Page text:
@mgdigital/tsinject
    TypeScript icon, indicating that this package has built-in type declarations

    0.3.1 • Public • Published

    @mgdigital/tsinject

    Lightweight and flexible dependency injection container for TypeScript.

    npm version codecov Language grade: JavaScript

    Documentation

    Install with npm add @mgdigital/tsinject or yarn add @mgdigital/tsinject.

    See the documentation.

    Motivation

    Several dependency injection solutions exist for TypeScript. Most use either decorators (Inversify; TSyringe) or static class properties (Angular). This has several drawbacks:

    The types of service that can be defined are restricted to class instances.

    The code of the class needs modifying to work with the container (e.g. by adding decorators or static properties).

    It will only work with the experimentalDecorators compiler option enabled.

    tsinject adopts an alternative approach with several objectives:

    Flexibility, composability and reusability of components

    Sharing global resources while avoiding global side effects

    Achieving loose coupling in large applications

    tsinject works by defining named factory functions in a container builder, with unique symbols mapping services available in the container to their type. These factory functions can return anything, allowing configuration objects, class instances, functions or any other type of value to be defined as a container service. Any code can be containerized without need for modifications such as annotations or static properties.

    Any application that does something useful needs to cause side effects. These might include:

    • Reading or writing some data in a database
    • Checking the current date and time
    • Asking the user for input
    • Logging a message to the console

    These capabilities are implemented by components of the application, with some components depending on others, and with the implementation or configuration of components often depending on values read from the environment. The quickest way to allow components to communicate with each other is often via globally defined singleton instances. Importing these global side effects throughout an application can increase complexity, making code more difficult to debug, test and maintain. Instead, by building components that have their dependencies injected, we can create complex but decoupled applications.

    Usage

    Creating a container module and defining services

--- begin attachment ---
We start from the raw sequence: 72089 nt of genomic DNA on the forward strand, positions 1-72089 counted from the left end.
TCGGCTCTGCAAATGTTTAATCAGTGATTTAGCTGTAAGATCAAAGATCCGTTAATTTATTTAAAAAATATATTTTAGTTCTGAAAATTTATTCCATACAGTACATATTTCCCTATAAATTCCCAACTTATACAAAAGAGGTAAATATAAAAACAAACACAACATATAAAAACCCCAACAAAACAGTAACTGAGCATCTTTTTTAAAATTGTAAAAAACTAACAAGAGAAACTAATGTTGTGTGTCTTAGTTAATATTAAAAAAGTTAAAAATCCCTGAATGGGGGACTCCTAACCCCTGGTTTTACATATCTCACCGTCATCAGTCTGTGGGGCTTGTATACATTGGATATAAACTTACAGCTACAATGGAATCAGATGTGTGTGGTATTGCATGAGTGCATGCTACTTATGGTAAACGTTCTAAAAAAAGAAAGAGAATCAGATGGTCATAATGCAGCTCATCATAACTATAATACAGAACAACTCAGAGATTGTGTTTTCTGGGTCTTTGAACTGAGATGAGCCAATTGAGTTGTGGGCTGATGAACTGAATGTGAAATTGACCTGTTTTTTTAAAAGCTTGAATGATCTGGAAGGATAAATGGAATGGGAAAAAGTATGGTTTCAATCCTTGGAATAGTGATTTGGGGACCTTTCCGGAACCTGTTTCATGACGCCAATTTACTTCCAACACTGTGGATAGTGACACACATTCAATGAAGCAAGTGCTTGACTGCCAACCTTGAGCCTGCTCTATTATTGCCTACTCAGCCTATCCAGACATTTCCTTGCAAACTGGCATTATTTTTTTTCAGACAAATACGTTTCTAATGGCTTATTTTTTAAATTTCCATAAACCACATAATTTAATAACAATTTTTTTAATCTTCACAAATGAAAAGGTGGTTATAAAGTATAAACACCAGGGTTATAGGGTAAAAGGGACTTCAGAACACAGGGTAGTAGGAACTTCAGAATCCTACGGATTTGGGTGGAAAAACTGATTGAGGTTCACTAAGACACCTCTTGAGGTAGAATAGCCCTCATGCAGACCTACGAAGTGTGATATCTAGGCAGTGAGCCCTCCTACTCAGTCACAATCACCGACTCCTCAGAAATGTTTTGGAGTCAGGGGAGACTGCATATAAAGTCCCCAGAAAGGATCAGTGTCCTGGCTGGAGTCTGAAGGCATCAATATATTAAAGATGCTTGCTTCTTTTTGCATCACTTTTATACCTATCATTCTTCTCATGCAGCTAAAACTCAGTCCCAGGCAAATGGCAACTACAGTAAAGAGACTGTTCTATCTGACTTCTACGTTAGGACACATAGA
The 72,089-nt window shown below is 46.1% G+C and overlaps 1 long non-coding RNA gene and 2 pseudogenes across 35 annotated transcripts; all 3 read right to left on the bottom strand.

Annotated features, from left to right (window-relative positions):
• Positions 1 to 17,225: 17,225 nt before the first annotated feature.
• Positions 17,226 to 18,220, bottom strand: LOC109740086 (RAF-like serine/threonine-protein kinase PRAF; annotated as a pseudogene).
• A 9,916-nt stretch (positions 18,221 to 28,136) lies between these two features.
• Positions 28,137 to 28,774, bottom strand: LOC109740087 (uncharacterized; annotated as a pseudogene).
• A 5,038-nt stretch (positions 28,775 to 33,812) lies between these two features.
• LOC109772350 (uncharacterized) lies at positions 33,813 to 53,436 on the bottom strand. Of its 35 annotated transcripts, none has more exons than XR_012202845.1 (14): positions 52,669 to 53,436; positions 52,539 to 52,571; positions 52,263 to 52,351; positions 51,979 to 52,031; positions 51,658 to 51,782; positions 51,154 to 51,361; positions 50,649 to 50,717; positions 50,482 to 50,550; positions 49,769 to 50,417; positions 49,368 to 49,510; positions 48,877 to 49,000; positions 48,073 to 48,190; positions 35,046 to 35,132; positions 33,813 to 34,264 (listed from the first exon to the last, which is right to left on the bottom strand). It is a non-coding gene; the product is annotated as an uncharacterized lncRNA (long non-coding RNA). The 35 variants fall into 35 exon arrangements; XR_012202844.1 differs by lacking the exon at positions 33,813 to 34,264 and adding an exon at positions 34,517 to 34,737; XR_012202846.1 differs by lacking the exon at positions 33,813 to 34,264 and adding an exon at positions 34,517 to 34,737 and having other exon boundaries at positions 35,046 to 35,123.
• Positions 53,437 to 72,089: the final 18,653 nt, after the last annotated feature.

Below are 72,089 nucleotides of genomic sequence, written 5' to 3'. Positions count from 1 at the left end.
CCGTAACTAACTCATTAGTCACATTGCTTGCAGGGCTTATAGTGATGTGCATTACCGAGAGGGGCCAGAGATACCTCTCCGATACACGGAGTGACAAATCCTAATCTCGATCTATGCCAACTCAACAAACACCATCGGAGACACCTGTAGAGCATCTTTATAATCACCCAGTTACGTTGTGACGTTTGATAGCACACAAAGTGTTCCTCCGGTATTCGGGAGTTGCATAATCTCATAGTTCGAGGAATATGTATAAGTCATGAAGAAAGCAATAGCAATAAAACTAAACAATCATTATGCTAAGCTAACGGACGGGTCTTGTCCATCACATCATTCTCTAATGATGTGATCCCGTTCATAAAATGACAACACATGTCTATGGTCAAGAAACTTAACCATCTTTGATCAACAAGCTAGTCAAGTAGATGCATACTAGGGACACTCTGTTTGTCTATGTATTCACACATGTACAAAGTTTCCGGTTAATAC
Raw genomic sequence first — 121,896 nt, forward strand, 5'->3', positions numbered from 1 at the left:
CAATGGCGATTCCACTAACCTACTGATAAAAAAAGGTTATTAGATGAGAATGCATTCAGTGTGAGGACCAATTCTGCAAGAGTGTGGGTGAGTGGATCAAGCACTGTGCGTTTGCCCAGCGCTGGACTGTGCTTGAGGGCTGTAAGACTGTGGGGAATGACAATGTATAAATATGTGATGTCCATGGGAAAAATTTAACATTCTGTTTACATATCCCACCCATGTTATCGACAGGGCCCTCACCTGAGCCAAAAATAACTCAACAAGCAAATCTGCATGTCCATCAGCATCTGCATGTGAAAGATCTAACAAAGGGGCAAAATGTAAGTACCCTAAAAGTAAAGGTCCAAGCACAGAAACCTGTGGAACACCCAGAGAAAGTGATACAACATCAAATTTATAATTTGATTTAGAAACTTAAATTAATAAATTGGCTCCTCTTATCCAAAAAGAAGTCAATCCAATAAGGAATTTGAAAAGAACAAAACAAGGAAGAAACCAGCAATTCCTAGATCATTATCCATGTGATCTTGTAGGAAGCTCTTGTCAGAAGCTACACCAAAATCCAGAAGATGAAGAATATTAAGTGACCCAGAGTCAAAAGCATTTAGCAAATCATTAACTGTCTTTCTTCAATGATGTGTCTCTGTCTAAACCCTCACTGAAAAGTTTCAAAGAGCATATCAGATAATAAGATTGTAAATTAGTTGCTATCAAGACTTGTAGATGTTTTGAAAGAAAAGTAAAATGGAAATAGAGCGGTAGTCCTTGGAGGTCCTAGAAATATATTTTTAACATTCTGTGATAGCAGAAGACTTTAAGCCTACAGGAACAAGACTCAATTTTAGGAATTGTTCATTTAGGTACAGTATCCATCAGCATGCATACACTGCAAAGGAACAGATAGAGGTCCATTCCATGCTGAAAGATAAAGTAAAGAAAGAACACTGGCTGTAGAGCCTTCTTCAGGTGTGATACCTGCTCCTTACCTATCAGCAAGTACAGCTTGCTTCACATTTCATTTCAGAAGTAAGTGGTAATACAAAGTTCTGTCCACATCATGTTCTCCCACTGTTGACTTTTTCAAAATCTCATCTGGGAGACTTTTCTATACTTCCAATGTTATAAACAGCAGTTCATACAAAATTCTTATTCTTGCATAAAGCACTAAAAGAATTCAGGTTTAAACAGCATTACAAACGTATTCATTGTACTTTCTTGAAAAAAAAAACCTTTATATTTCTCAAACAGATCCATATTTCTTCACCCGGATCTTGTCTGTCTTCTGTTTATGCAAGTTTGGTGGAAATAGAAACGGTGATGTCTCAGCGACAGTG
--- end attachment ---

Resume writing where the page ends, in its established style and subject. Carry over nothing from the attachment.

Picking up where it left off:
Take the example of a logging component, that defines services in a container using the following keys (see ./examples/container/loggingModule/keys.ts):

    export const loggerConfig = Symbol('loggerConfig') // Provides config values for other logger services
    export const logFormatter = Symbol('logFormatter') // Formats log data to a log line string
    export const logWriter = Symbol('logWriter') // Writes log lines, e.g. to the console or to a file
    export const logger = Symbol('logger') // The logger service that will be used by consumers of this component

    We can make a map of container keys to the type of service they represent (see ./examples/container/loggingModule/services.ts):

    import type { ILogger, LogFormatter, LoggerConfig, LogWriter } from '../../logging/types'
    import type * as keys from './keys'
    
    type LoggingServices = {
      [keys.loggerConfig]: LoggerConfig
      [keys.logFormatter]: LogFormatter
      [keys.logWriter]: LogWriter
      [keys.logger]: ILogger
    }
    
    export default LoggingServices

    We can then create a ContainerModule by defining a factory function for each service key (see ./examples/container/loggingModule/module.ts):

    import type { ContainerModule } from '@mgdigital/tsinject'
    import type LoggingServices from './services'
    import * as processEnvModule from '../processEnvModule'
    import * as keys from './keys'
    import consoleLogWriter from '../../logging/consoleLogWriter'
    import Logger from '../../logging/Logger'
    import loggerConfigFromEnv from '../../logging/config/loggerConfigFromEnv'
    import prettyLogFormatter from '../../logging/prettyLogFormatter'
    import simpleLogFormatter from '../../logging/simpleLogFormatter'
    
    const loggingModule: ContainerModule<
      processEnvModule.services &
      LoggingServices
    > = {
      // Specify a unique key for the module
      key: Symbol('loggingModule'),
      build: builder => builder
        // Use another container module that provides services required by this one
        .use(processEnvModule.default)